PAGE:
“…there are various reasons why these patients are more vulnerable. As we age, our body’s strength to fight off infection gets affected. This is the reason that elderly people are advised to self-isolate to prevent infection. Similarly, those who are diabetic especially those with poorly controlled diabetes may become more unwell with the virus as compared to a healthy person…”
…continued from yesterday…
Those who are vulnerable to Covid-19
There are some people who are vulnerable and at increased risk of severe illness from Covid-19 .In view of this, they need to be particularly strict in following social distancing measures advised by their government.
Currently, the UK Government has advised vulnerable people to follow strict isolation for 12 weeks (this may change in future depending on the circumstances).
There are various reasons why these patients are more vulnerable. As we age, our body’s strength to fight off infection gets affected. This is the reason that elderly people are advised to self-isolate to prevent infection. Similarly, those who are diabetic especially those with poorly controlled diabetes may become more unwell with the virus as compared to a healthy person. Those who have lung disease e.g. asthma or COPD (lung disease due to smoking) can develop complications from this illness due to obvious reasons.
A list of vulnerable people is given here for information.
The group of vulnerable people includes (as per GOV UK) those who are:
– Aged 70 or older (regardless of medical conditions)
– Under 70 with an underlying health condition listed below (this includes any adult instructed by their GP to get a flu jab each year on medical grounds):
– Long-term respiratory diseases, such as asthma, COPD (lung disease due to smoking), emphysema or bronchitis
– Chronic heart disease (such as heart failure)
– CKD or chronic kidney disease
– Chronic liver disease (e.g. hepatitis)
– Chronic neurological conditions (e.g. Parkinson’s disease, MS or multiple sclerosis, motor neuron disease. Those with a learning disability or cerebral palsy
– Those who have diabetes
– Those who have spleen problems (an organ in your abdomen which helps the immune system) e.g. sickle cell disease or if you have had your spleen removed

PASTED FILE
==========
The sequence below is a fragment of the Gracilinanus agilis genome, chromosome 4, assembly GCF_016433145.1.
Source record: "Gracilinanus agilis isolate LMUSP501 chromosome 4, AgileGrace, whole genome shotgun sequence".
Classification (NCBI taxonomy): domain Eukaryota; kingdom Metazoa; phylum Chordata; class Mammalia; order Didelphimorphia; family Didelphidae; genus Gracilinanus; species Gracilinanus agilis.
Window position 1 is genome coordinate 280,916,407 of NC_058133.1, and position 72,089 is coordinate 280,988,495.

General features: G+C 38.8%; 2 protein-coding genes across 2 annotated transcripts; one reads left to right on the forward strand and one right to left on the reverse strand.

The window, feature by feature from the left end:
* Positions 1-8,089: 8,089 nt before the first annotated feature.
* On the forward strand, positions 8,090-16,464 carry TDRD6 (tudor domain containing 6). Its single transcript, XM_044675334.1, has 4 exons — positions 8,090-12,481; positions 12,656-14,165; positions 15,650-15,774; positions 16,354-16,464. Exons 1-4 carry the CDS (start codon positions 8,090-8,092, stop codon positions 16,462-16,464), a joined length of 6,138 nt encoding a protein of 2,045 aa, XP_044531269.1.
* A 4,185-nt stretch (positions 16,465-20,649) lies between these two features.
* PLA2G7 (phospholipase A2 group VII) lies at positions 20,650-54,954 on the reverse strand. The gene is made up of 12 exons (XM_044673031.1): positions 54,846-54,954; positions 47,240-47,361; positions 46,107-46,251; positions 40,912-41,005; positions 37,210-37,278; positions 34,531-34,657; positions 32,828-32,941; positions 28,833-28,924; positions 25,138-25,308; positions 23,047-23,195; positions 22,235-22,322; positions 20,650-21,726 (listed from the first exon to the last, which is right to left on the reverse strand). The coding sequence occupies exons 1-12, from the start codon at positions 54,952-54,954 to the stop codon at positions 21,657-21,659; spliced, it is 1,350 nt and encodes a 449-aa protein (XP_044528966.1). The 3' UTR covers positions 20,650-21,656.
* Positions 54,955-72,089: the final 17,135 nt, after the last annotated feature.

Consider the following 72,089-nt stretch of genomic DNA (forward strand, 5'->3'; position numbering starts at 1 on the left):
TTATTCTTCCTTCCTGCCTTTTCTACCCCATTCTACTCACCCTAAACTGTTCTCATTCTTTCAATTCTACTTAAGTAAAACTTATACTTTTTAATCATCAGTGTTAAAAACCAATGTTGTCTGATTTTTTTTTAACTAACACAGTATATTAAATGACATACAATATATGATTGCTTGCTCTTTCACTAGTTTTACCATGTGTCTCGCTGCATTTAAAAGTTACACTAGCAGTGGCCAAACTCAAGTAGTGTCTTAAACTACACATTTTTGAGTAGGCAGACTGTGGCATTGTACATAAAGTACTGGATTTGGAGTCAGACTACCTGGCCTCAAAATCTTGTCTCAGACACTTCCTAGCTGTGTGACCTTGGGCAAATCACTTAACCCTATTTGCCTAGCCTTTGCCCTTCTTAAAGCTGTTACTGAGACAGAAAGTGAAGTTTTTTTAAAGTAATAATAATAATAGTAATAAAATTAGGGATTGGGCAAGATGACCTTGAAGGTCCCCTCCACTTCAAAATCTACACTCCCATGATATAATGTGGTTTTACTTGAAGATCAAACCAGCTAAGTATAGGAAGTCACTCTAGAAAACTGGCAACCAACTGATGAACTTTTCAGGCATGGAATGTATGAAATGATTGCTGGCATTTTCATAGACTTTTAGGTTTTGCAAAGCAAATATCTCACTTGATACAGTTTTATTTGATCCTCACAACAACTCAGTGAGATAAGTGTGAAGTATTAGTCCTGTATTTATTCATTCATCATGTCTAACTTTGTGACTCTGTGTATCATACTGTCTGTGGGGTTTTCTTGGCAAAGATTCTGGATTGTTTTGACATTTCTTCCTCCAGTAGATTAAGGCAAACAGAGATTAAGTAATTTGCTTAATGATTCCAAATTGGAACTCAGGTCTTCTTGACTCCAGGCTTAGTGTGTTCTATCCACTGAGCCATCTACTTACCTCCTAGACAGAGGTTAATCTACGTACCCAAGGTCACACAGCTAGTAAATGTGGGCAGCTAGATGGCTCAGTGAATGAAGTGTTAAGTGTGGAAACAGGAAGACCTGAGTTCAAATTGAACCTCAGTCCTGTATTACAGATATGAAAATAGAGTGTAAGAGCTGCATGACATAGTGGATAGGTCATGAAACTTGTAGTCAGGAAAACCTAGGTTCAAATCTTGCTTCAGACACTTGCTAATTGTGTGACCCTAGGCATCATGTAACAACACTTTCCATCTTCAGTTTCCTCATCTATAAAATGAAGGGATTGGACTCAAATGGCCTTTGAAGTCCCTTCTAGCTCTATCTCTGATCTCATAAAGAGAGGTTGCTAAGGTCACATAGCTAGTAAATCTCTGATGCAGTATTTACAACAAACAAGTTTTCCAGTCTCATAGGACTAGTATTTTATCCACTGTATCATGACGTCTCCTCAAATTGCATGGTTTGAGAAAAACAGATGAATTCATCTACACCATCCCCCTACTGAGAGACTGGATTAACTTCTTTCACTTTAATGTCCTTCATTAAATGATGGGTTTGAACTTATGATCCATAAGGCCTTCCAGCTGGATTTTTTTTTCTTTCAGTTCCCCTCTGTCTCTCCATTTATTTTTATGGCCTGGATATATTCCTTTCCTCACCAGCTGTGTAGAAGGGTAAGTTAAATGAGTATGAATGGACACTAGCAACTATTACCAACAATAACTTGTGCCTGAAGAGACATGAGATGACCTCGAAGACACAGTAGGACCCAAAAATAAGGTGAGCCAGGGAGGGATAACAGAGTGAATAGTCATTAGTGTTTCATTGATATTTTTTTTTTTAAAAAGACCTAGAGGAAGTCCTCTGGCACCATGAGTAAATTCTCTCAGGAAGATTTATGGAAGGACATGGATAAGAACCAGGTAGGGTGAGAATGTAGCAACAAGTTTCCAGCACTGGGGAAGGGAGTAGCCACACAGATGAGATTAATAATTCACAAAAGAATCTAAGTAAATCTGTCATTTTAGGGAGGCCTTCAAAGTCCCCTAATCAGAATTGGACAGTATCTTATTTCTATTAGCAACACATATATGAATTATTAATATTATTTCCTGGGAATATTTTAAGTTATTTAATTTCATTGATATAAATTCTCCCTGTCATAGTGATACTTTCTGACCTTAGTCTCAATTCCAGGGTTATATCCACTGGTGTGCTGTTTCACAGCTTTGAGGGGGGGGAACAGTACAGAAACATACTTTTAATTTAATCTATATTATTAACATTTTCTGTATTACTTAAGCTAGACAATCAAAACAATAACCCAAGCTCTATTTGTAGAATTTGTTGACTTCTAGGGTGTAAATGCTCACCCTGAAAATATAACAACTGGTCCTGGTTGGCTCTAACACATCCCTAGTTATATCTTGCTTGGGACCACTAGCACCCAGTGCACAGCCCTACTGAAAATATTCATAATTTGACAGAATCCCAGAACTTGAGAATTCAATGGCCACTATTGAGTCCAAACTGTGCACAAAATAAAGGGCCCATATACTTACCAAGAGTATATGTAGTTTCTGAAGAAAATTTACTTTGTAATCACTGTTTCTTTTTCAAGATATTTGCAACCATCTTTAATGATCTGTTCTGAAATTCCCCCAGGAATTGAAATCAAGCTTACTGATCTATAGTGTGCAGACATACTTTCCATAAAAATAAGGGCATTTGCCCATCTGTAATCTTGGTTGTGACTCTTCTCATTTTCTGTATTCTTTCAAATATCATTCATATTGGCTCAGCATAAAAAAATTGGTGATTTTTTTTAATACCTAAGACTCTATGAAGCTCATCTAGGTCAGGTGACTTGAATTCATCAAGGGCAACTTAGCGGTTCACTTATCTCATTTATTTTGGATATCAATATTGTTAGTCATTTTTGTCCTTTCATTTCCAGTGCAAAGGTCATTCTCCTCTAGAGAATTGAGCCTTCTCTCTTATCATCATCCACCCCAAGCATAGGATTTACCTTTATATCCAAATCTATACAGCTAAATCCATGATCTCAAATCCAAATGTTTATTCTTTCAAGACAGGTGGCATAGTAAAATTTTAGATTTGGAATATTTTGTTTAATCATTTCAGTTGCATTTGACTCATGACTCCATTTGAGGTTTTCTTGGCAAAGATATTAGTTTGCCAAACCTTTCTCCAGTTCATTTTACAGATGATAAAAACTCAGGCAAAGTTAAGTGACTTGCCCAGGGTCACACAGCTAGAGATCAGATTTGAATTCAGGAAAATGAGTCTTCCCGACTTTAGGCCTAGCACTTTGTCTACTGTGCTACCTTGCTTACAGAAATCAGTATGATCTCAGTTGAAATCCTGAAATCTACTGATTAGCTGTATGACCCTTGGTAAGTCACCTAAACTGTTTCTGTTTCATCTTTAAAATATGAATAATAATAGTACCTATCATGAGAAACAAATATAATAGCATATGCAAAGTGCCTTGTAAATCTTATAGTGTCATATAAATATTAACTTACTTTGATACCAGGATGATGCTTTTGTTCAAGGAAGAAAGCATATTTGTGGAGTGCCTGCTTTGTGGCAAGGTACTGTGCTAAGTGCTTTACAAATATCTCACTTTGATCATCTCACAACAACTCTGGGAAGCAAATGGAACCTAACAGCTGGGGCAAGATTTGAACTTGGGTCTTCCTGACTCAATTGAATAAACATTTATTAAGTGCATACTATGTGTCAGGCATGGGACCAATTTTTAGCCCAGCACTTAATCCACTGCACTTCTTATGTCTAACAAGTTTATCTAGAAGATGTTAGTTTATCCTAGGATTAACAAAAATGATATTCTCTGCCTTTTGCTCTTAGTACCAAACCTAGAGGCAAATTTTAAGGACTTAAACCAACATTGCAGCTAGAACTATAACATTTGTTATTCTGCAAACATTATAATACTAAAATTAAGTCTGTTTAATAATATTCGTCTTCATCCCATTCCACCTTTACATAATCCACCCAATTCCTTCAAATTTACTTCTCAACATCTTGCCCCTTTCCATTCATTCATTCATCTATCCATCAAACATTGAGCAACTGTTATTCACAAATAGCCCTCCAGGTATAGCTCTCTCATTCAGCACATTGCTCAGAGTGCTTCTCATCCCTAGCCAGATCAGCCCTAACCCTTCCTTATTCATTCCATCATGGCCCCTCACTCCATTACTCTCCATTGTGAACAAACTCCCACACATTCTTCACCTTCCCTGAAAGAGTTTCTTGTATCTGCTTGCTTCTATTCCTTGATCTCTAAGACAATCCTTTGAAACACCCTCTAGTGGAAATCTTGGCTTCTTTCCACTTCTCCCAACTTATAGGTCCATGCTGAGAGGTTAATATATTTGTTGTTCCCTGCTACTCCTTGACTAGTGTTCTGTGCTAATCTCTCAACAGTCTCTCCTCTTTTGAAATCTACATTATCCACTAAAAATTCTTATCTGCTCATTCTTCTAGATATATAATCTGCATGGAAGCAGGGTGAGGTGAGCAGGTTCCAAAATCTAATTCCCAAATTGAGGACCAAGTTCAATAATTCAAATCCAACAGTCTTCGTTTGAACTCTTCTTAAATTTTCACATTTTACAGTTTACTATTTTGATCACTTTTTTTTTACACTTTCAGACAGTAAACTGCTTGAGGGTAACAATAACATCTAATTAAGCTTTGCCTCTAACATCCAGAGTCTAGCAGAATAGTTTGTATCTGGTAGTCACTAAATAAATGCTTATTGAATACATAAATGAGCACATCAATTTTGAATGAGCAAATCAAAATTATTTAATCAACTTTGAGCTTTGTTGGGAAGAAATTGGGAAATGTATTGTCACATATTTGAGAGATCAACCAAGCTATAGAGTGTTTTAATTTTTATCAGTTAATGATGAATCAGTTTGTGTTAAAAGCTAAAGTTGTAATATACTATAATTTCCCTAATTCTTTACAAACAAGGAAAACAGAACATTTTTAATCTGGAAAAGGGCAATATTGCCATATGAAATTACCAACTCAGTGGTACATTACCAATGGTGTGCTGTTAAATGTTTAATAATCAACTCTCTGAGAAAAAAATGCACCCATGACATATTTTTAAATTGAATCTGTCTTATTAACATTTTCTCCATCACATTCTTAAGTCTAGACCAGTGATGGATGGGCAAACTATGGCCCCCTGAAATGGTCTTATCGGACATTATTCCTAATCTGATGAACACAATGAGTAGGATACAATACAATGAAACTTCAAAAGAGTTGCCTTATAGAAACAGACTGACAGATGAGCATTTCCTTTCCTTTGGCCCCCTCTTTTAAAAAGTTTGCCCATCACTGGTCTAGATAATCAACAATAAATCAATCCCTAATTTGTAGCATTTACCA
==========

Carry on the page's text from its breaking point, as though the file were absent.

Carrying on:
– A weak immune system as a result of conditions such as HIV and AIDS, or medicines such as steroid tablets or chemotherapy (medications used for cancer treatment)
– If you are seriously overweight (a body mass index (BMI) of 40 or above)
– Those who are pregnant
Those who are “extremely” vulnerable to Covid-19
There are some clinical conditions that put people at even higher risk of severe illness from Covid-19. If you are in this category and live in the UK, NHS England should have directly contacted you with advice about the more strict measures you should take in order to keep yourself and others safe.
You should strictly follow the social distancing advice in full.
If you are in this category and have still not received a letter from NHS England, please contact your GP for advice.
According to GOV UK, people in this group include:
– People who have received an organ transplant (recently or in the past)
– People with cancer who are undergoing active chemotherapy
– People with lung cancer who are receiving radical radiotherapy
– People with cancers of the blood or bone marrow (such as leukaemia, lymphoma or myeloma) who are at any stage of treatment
– People with cancer having immunotherapy or continuing antibody treatment
– People with cancer having targeted cancer treatments which can affect their immune system (e.g. protein kinase inhibitors or PARP inhibitors)
– People with cancer who have had bone marrow or stem cell transplant in last six months, or who are still taking immunosuppression drugs (which can affect your immune system)
– People with severe chest conditions such as cystic fibrosis or severe asthma, COPD (requiring hospital admissions or courses of steroid tablets)
– People with rare diseases and inborn errors of metabolism that significantly increase the risk of infections (such as SCID or Severe combined immunodeficiency, homozygous sickle cell).
– People on immunosuppression therapies sufficient to significantly increase risk of infection.
– Women who are pregnant with significant heart disease, congenital or acquired.
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